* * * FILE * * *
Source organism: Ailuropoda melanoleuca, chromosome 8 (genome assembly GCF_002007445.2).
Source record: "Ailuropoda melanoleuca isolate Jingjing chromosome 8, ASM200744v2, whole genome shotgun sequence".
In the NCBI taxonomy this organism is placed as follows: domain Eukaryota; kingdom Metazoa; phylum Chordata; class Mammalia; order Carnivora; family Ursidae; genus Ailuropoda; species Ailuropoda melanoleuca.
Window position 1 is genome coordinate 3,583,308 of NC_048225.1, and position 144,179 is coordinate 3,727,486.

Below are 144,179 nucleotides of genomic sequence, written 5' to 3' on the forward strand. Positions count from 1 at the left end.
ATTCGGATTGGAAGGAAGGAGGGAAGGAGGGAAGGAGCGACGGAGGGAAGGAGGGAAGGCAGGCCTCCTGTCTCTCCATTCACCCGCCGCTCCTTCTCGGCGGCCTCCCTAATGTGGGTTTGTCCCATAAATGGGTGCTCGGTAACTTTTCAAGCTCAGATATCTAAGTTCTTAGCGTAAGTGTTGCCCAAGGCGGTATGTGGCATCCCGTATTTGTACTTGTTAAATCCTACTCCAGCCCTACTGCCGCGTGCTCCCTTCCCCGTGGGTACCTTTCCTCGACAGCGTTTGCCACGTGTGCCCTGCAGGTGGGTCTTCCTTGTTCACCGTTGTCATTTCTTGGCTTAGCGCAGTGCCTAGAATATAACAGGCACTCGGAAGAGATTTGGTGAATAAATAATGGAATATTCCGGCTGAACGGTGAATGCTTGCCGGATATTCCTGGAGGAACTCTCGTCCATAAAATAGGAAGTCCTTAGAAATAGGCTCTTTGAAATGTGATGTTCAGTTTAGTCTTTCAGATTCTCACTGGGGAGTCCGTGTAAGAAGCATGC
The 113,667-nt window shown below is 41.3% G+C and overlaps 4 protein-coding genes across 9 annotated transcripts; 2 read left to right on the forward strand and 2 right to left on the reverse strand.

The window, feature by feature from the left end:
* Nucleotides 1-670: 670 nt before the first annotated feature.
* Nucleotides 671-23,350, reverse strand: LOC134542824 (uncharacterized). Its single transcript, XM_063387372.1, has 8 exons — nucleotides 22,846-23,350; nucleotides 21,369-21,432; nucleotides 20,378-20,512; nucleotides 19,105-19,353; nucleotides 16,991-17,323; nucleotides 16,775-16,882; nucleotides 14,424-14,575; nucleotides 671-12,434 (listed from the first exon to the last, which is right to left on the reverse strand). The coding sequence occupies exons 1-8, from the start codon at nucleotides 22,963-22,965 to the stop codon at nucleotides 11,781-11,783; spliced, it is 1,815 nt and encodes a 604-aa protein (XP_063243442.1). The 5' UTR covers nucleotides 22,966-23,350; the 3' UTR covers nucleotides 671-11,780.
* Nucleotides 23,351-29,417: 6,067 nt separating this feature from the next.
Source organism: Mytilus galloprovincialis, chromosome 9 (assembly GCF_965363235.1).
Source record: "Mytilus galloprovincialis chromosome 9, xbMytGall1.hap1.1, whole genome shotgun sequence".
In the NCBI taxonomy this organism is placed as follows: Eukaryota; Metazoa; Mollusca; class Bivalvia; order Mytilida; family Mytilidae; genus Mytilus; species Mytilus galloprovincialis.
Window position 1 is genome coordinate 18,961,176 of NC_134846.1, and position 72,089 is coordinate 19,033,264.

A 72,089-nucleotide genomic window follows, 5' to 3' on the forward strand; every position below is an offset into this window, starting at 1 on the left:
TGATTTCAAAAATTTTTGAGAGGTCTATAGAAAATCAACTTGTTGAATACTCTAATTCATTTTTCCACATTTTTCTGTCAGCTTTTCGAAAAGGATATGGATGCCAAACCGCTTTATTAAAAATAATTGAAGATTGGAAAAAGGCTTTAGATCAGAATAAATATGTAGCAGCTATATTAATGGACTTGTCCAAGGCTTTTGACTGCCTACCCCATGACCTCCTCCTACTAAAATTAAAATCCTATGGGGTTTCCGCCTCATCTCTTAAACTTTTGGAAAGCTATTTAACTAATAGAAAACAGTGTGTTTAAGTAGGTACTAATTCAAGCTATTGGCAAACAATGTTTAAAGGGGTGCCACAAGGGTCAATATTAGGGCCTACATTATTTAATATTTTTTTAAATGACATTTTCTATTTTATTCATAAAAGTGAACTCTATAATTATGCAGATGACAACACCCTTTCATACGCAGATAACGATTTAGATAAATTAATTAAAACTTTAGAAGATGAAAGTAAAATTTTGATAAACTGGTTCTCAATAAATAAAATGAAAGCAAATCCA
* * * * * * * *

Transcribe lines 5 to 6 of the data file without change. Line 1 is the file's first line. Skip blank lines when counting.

Below are 144,179 nucleotides of genomic sequence, written 5' to 3' on the forward strand. Positions count from 1 at the left end.
ATTCGGATTGGAAGGAAGGAGGGAAGGAGGGAAGGAGCGACGGAGGGAAGGAGGGAAGGCAGGCCTCCTGTCTCTCCATTCACCCGCCGCTCCTTCTCGGCGGCCTCCCTAATGTGGGTTTGTCCCATAAATGGGTGCTCGGTAACTTTTCAAGCTCAGATATCTAAGTTCTTAGCGTAAGTGTTGCCCAAGGCGGTATGTGGCATCCCGTATTTGTACTTGTTAAATCCTACTCCAGCCCTACTGCCGCGTGCTCCCTTCCCCGTGGGTACCTTTCCTCGACAGCGTTTGCCACGTGTGCCCTGCAGGTGGGTCTTCCTTGTTCACCGTTGTCATTTCTTGGCTTAGCGCAGTGCCTAGAATATAACAGGCACTCGGAAGAGATTTGGTGAATAAATAATGGAATATTCCGGCTGAACGGTGAATGCTTGCCGGATATTCCTGGAGGAACTCTCGTCCATAAAATAGGAAGTCCTTAGAAATAGGCTCTTTGAAATGTGATGTTCAGTTTAGTCTTTCAGATTCTCACTGGGGAGTCCGTGTAAGAAGCATGC